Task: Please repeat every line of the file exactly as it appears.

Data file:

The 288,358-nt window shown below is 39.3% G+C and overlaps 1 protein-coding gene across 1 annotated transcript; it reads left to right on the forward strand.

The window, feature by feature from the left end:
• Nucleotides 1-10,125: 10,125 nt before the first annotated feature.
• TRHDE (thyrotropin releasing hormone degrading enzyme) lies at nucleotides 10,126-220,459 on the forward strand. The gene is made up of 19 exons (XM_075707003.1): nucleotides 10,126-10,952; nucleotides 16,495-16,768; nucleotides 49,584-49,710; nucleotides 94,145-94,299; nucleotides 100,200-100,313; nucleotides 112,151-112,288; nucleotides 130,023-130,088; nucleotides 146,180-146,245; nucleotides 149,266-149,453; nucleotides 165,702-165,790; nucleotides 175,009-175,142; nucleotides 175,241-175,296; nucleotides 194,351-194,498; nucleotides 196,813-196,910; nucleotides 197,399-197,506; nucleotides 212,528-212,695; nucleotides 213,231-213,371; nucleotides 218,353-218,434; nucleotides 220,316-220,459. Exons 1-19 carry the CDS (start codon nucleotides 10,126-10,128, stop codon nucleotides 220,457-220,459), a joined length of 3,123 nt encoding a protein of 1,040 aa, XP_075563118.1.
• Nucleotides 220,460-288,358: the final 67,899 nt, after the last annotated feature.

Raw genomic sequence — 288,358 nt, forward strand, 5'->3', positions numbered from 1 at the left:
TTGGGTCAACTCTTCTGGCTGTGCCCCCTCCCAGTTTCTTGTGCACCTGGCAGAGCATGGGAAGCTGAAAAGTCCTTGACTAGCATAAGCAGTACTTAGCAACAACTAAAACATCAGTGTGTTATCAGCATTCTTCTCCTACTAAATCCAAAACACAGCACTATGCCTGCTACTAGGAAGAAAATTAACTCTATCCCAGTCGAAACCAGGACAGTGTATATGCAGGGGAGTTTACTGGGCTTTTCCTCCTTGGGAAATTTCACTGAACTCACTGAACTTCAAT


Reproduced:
The 288,358-nt window shown below is 39.3% G+C and overlaps 1 protein-coding gene across 1 annotated transcript; it reads left to right on the forward strand.

The window, feature by feature from the left end:
• Nucleotides 1-10,125: 10,125 nt before the first annotated feature.
• TRHDE (thyrotropin releasing hormone degrading enzyme) lies at nucleotides 10,126-220,459 on the forward strand. The gene is made up of 19 exons (XM_075707003.1): nucleotides 10,126-10,952; nucleotides 16,495-16,768; nucleotides 49,584-49,710; nucleotides 94,145-94,299; nucleotides 100,200-100,313; nucleotides 112,151-112,288; nucleotides 130,023-130,088; nucleotides 146,180-146,245; nucleotides 149,266-149,453; nucleotides 165,702-165,790; nucleotides 175,009-175,142; nucleotides 175,241-175,296; nucleotides 194,351-194,498; nucleotides 196,813-196,910; nucleotides 197,399-197,506; nucleotides 212,528-212,695; nucleotides 213,231-213,371; nucleotides 218,353-218,434; nucleotides 220,316-220,459. Exons 1-19 carry the CDS (start codon nucleotides 10,126-10,128, stop codon nucleotides 220,457-220,459), a joined length of 3,123 nt encoding a protein of 1,040 aa, XP_075563118.1.
• Nucleotides 220,460-288,358: the final 67,899 nt, after the last annotated feature.

Raw genomic sequence — 288,358 nt, forward strand, 5'->3', positions numbered from 1 at the left:
TTGGGTCAACTCTTCTGGCTGTGCCCCCTCCCAGTTTCTTGTGCACCTGGCAGAGCATGGGAAGCTGAAAAGTCCTTGACTAGCATAAGCAGTACTTAGCAACAACTAAAACATCAGTGTGTTATCAGCATTCTTCTCCTACTAAATCCAAAACACAGCACTATGCCTGCTACTAGGAAGAAAATTAACTCTATCCCAGTCGAAACCAGGACAGTGTATATGCAGGGGAGTTTACTGGGCTTTTCCTCCTTGGGAAATTTCACTGAACTCACTGAACTTCAAT